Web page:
Hayes was wounded five times, most at the Battle of South Mountain in 1862. He was promoted to the rank of brevet major general. After the war, Hayes served in the Congress from 1865 to 1867 as a Republican. Hayes left Congress to run for governor of Ohio and was elected to two consecutive terms, from 1868 to 1872, he served a third two-year term, from 1876 to 1877. In 1876 the Electoral College made Hayes president in the course of one of the most contentious elections in national history, he lost the popular vote to Democrat Samuel J. Tilden, but won an intensely disputed electoral-college vote after a Congressional commission awarded him twenty contested electoral votes. There resulted the Compromise of 1877, in which the Democrats acquiesced to Hayes' election on the condition that he withdraw remaining U. S. troops protecting Republican office-holders in the South, thus ending the Reconstruction era. Hayes believed in meritocratic government and in equal treatment without regard to wealth, social standing or race.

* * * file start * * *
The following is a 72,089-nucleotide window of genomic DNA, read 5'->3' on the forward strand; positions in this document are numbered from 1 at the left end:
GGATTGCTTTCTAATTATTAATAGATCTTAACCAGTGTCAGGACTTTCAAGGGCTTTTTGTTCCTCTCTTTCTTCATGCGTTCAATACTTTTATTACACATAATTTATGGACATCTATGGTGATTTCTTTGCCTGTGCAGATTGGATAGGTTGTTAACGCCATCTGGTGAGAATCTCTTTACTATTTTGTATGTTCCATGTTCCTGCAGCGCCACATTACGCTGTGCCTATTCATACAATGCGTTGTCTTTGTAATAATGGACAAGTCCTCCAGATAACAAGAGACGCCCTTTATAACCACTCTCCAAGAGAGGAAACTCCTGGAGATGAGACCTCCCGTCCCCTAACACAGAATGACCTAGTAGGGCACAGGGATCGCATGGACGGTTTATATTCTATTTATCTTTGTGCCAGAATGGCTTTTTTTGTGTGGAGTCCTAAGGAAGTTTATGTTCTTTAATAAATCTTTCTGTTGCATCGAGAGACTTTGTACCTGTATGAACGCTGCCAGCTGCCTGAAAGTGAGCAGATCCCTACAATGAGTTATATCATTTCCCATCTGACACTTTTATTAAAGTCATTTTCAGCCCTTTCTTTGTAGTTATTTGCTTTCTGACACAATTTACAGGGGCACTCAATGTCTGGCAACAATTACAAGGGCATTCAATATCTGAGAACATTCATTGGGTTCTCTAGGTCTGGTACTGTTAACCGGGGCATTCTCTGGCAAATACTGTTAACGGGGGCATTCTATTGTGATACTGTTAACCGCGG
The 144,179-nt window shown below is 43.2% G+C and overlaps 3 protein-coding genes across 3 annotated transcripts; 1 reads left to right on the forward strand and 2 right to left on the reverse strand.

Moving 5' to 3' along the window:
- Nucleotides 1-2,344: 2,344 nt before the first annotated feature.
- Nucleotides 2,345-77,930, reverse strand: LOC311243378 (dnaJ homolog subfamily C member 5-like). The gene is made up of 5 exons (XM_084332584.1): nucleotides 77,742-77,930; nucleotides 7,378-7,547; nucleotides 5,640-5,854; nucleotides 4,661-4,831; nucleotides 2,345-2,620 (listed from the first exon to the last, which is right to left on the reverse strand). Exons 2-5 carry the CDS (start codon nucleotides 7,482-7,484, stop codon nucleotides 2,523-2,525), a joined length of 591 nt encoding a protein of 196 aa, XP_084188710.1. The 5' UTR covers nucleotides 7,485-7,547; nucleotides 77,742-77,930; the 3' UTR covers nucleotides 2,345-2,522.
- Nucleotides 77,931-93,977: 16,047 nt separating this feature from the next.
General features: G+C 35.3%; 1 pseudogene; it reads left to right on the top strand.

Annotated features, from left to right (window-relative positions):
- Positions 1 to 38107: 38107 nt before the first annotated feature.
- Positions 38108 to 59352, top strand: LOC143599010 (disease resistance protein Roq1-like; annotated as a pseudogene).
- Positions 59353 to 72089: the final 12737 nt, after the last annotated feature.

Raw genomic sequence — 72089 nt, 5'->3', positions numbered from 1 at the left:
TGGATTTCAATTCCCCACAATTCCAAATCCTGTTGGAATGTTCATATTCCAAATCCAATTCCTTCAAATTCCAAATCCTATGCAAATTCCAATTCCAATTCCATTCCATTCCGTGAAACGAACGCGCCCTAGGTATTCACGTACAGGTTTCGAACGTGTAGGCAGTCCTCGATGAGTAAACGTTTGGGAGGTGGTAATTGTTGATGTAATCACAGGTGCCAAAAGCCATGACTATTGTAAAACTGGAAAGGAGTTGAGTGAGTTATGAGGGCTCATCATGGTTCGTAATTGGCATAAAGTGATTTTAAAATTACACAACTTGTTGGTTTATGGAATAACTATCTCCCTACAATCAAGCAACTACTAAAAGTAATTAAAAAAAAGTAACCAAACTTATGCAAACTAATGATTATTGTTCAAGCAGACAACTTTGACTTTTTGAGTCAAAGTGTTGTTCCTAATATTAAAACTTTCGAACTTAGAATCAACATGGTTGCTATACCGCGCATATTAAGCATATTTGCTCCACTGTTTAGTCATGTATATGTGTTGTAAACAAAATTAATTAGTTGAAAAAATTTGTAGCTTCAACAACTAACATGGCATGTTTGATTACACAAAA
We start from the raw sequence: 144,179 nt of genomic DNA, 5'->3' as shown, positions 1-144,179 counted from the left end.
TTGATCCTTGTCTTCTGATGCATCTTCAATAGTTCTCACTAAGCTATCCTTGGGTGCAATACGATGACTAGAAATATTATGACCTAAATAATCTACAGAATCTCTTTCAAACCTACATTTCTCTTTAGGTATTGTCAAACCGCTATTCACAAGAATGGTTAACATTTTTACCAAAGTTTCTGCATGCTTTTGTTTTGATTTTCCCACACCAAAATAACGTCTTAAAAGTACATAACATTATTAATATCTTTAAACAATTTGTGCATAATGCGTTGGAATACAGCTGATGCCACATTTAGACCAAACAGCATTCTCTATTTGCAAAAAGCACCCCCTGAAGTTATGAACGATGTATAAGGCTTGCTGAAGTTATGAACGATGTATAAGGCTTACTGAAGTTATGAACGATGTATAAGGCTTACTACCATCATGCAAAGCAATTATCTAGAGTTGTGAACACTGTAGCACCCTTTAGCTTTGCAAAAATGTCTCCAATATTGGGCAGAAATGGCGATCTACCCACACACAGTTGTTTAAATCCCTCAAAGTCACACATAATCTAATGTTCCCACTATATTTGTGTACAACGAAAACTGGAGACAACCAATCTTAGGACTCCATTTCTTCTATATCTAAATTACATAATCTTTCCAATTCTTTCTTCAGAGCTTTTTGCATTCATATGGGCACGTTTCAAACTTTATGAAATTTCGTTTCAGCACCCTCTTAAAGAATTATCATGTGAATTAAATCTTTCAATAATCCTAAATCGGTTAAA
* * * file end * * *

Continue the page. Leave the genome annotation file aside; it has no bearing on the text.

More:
He ordered federal troops to guard federal buildings and in doing so restored order during the Great Railroad Strike of 1877. Hayes implemented modest civil-service reforms that laid the groundwork for further reform in the 1880s and 1890s, he vetoed the Bland–Allison Act, which put silver money into circulation and raised nominal prices, insisting that maintenance of the gold standard was essential to economic recovery. Hayes' policy toward Western Indians anticipated the assimilationist program of the Dawes Act of 1887. Hayes kept his pledge not to run for re-election, retired to his home in Ohio, became an advocate of social and educational reform. Biographer Ari Hoogenboom said Hayes' greatest achievement was to restore popular faith in the presidency and to reverse the deterioration of executive power that had set in after the assassination of Abraham Lincoln in 1865. Although supporters have praised his commitment to civil-service reform and to the defense of civil rights and scholars rank Hayes as an average or below-average president.